Thanks, Firefox! So how do you do interval training in a way that impacts upper arms/back? When I think interval training, I think running (which I no longer do -- maybe I should pick it back up again).

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    SCT Elite Firefox7275's Avatar
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    Anything that is hard-easy-hard-easy is intervals, just be sure to warm up safely first. You may know from running that with a group activity you need a great instructor/ leader, one that plans a good session AND motivates you to work to your maximum. So try a few classes and try a few instructors within each style of class if possible. Tell them what you want to achieve and where you think your fitness is at.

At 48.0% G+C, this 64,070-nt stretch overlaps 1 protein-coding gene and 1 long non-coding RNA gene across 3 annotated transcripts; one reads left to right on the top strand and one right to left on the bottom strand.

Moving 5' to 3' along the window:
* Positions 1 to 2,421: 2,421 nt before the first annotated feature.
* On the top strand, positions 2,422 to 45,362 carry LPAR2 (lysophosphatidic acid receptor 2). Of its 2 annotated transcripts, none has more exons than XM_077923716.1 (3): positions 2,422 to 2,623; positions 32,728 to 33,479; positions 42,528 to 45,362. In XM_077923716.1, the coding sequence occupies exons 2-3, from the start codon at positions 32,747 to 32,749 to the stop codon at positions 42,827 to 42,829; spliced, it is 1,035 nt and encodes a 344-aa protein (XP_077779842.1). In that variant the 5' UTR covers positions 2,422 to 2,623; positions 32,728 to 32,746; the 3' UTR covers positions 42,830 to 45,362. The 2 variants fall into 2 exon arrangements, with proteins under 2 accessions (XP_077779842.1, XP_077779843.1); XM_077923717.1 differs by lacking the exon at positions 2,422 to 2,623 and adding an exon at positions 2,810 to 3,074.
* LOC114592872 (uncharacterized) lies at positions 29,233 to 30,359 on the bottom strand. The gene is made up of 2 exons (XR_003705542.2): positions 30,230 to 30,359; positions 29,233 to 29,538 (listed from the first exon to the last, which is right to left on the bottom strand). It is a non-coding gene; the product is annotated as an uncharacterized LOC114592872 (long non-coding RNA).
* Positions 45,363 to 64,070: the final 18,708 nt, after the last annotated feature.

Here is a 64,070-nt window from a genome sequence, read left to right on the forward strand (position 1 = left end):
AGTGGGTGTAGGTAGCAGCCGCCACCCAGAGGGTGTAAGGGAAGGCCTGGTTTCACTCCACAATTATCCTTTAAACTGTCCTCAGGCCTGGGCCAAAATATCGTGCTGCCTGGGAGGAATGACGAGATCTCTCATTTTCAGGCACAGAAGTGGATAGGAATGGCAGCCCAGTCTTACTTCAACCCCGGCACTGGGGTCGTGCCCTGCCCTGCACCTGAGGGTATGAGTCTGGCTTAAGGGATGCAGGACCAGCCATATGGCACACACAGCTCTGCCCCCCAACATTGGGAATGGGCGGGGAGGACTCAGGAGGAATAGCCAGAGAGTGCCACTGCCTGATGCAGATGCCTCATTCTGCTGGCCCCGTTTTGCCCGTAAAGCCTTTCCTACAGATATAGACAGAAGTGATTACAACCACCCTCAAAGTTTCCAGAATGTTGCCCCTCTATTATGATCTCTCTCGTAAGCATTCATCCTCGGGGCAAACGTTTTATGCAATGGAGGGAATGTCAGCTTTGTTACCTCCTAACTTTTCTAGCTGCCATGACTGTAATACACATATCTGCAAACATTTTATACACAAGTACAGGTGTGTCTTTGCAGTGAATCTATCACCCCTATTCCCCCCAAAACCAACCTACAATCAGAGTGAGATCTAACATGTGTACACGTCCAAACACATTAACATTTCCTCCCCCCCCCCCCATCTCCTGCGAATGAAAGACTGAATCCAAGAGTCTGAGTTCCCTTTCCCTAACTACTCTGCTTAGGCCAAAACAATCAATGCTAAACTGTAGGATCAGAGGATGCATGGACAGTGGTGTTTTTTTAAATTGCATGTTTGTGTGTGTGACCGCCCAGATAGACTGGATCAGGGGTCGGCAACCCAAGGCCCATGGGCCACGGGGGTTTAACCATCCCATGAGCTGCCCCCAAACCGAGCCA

Boxercise classes are the classic for the whole upper (and lower) body, I was jelly all over after my first class and I was reasonably fit! Circuit training usually works around the full body and you can go as hard and fast as you choose in any given exercise, even in Spinning many instructors add in 'press ups' on the bike handles and the more you bend forward when 'standing' the more work your upper body does (isometric, muscles working constantly). If you use the gym machines you can do a pre-programmed interval workout such as 'hills' or 'random' on the cross trainer, or make up your own routine: set a fixed level then alternate between putting all the effort into your upper or your lower body. Just switch from one to another when you get to exhaustion or specifically aim to spend twice as long making your arms do all the work compared with your legs. Rower also, you can set it at the top level then go full pelt for as long as you can, slow down only until you have recovered a little then full pelt go again. Just get your technique right, sit upright and keep your elbows tucked in.